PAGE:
Beyond cyanide: Future synthons based on the cyaphide and cyarside ions for the synthesis of designer magnetic coordination polymers

Lead Research Organisation: University of Oxford
Department Name: Oxford Chemistry

Abstract

The serendipitous discovery of Prussian blue by Diesbach in 1706 had an immediate revolutionary effect on the art world, and would go on to have long-lasting repercussions in many other areas of the arts and sciences. This inexpensive, non-toxic, dark blue pigment democratized the colour blue, and features in prints and paintings from artists such as Hokusai and van Gogh. Interestingly, the versatility of this compound transcends the arts, and in contrast to most other pigments, Prussian blue has also found important medical applications. Its ability to incorporate monocationic ions into its lattice makes it a powerful sequestering agent for toxic heavy metals; pharmaceutical-grade Prussian blue is used to treat individuals who have ingested poisonous thallium or radioactive caesium.

Prussian Blue has a deceptively simple framework-like structure, consisting of iron metal centres (in the +2 and +3 oxidation states) that are bridged by cyanide anions along all three Cartesian axes, giving rise to an extended face-centred cubic (FCC) lattice. The modular nature of this structure allows for the variation of the metal ions, their charges, and consequently the number of unpaired electrons per metal site. By altering these variables, it is possible to access novel materials with a wealth of magnetic behaviours, all of them facilitated by strong intermetallic coupling through the cyanide ions. These structurally-related coordination polymers are commonly referred to as Prussian blue analogues (PBAs), and have found use as designer magnetic materials and, more recently, in the fields of gas sorption, hydrocarbon separation, water oxidation catalysis, and as battery components.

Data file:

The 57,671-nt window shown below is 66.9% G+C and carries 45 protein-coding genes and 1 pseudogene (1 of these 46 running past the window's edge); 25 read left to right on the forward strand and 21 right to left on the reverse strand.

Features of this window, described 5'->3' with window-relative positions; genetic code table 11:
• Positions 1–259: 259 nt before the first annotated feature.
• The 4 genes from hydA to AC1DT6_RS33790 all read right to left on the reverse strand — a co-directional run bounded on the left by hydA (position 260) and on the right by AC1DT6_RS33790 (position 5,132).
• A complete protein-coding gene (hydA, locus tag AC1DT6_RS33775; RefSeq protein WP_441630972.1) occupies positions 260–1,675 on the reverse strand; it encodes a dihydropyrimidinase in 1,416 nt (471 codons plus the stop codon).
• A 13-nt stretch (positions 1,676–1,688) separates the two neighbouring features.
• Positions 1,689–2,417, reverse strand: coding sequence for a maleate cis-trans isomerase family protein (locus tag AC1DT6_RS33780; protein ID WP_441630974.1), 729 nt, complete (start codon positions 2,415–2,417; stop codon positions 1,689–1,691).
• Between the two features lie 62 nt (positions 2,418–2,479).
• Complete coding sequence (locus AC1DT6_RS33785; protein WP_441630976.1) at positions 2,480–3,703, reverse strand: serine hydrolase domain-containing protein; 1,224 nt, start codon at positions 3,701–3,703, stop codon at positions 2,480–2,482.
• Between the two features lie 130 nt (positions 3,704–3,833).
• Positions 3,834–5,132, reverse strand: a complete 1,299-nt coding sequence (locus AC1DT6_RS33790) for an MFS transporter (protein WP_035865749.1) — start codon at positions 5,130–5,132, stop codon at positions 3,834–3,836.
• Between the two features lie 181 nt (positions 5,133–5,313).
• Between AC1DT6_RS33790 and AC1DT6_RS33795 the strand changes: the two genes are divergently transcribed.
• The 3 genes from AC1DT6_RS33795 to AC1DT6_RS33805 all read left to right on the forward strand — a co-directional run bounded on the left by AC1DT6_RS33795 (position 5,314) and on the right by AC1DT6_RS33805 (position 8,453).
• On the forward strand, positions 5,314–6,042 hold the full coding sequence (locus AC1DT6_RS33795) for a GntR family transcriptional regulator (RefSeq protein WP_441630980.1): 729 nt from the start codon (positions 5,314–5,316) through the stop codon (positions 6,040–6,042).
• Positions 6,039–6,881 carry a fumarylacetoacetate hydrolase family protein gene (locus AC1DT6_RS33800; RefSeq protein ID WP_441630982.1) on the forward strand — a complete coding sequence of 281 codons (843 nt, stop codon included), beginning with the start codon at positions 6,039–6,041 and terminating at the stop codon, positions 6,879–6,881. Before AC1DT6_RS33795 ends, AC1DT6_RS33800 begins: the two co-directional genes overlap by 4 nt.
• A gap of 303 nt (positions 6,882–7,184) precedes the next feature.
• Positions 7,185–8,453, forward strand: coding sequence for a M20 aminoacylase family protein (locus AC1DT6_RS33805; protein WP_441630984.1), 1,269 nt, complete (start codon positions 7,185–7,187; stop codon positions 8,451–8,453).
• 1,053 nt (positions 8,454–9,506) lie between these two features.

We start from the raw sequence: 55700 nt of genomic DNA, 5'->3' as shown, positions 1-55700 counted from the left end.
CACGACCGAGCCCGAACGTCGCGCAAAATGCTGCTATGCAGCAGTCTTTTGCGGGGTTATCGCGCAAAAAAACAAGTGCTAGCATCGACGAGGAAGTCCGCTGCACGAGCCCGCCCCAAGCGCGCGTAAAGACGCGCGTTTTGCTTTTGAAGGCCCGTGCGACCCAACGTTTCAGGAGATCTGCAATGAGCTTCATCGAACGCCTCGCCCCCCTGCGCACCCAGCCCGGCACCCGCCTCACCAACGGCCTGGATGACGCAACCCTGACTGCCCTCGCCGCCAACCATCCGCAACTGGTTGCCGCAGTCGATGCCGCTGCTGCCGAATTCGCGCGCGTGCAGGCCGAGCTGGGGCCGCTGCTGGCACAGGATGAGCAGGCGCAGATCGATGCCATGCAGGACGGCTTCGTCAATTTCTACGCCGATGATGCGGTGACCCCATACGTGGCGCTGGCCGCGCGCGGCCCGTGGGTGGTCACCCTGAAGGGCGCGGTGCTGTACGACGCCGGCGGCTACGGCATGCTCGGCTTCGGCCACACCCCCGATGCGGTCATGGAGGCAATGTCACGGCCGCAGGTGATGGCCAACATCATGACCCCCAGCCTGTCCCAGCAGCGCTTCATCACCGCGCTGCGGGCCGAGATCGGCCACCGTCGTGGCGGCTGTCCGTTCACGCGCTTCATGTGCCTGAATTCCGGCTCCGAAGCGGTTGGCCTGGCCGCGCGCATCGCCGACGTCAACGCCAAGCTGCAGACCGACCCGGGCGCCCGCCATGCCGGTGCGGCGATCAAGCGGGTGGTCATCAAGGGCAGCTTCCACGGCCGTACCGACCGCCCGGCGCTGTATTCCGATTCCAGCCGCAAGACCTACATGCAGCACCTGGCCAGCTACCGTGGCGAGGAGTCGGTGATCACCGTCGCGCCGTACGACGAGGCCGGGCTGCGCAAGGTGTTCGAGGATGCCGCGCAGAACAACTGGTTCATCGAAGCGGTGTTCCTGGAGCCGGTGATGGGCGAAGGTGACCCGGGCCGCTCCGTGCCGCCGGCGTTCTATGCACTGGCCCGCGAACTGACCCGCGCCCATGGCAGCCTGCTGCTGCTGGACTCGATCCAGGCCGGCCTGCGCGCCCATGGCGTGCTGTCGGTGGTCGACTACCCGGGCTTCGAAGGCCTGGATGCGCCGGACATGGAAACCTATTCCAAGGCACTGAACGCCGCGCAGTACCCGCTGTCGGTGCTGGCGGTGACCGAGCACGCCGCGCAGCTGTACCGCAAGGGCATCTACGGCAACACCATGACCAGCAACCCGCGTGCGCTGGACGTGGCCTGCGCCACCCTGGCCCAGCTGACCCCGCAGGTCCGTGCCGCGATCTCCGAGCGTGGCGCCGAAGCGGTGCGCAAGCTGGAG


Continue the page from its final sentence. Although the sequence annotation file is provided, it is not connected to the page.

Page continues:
While PBAs can be readily altered by changing the nature of the metal centres, the cyanide ion is a common building block to all of them. Attempts have been made to exploit other types of highly-conjugated cyanide-containing bridging units for the synthesis of solids, however empirically it appears that intermetallic electronic communication is most pronounced for systems based on the cyanide ion. This is in part due to the short metal-metal distances available in such compounds, but also undoubtedly related to the more densely packed and ordered FCC lattice that can be achieved with a short linear bridge. This limits further developments in the field, and places a significant design constraint on the synthesis of more complex PBAs.

The goal of this project is to access novel materials related to PBAs by making use of valence isoelectronic ligands related to cyanide, such as the cyaphide and cyarside ions (where the nitrogen atom of cyanide is replaced by a phosphorus or arsenic atom, respectively). Like their lighter congener cyanide, the cyaphide and cyarside ions are ambidentate ligands capable of giving rise to close-packed structures related to Prussian blue. To date, there is no known synthetic methodology that allows for the isolation of such ions. This is the challenge we propose to address. The preference of phosphorus and arsenic for binding to heavy metals will be exploited in order to target mixed metal systems containing elements from the entirety of the periodic table. We will also extend these studies to access heteroleptic phosphorus- and arsenic-containing analogues of cyanide-based linkers such as dicyanamide and tricyanomethanide.

This proposal aims to design, synthesise and study and entirely new class of extended solids related to Prussian blue with the objective of accessing new materials with potentially transformative physical and chemical properties.

Planned Impact

The main objective of this proposal is to generate a new family of (until now elusive) chemical reagents and to employ them for the design of chemical compounds with bespoke physical and magnetic properties. While the proposed research area is exploratory in nature, it will ultimately mature to yield results that will have an impact far beyond chemical synthesis. By analogy with the archetypal compound that serves as an inspiration for this proposal, Prussian blue, the extended solids we are targeting may have applications in a number of technologically relevant areas such as in the design of magnetic materials, sensing, catalysis, gas sorption and hydrocarbon separation, and in energy storage.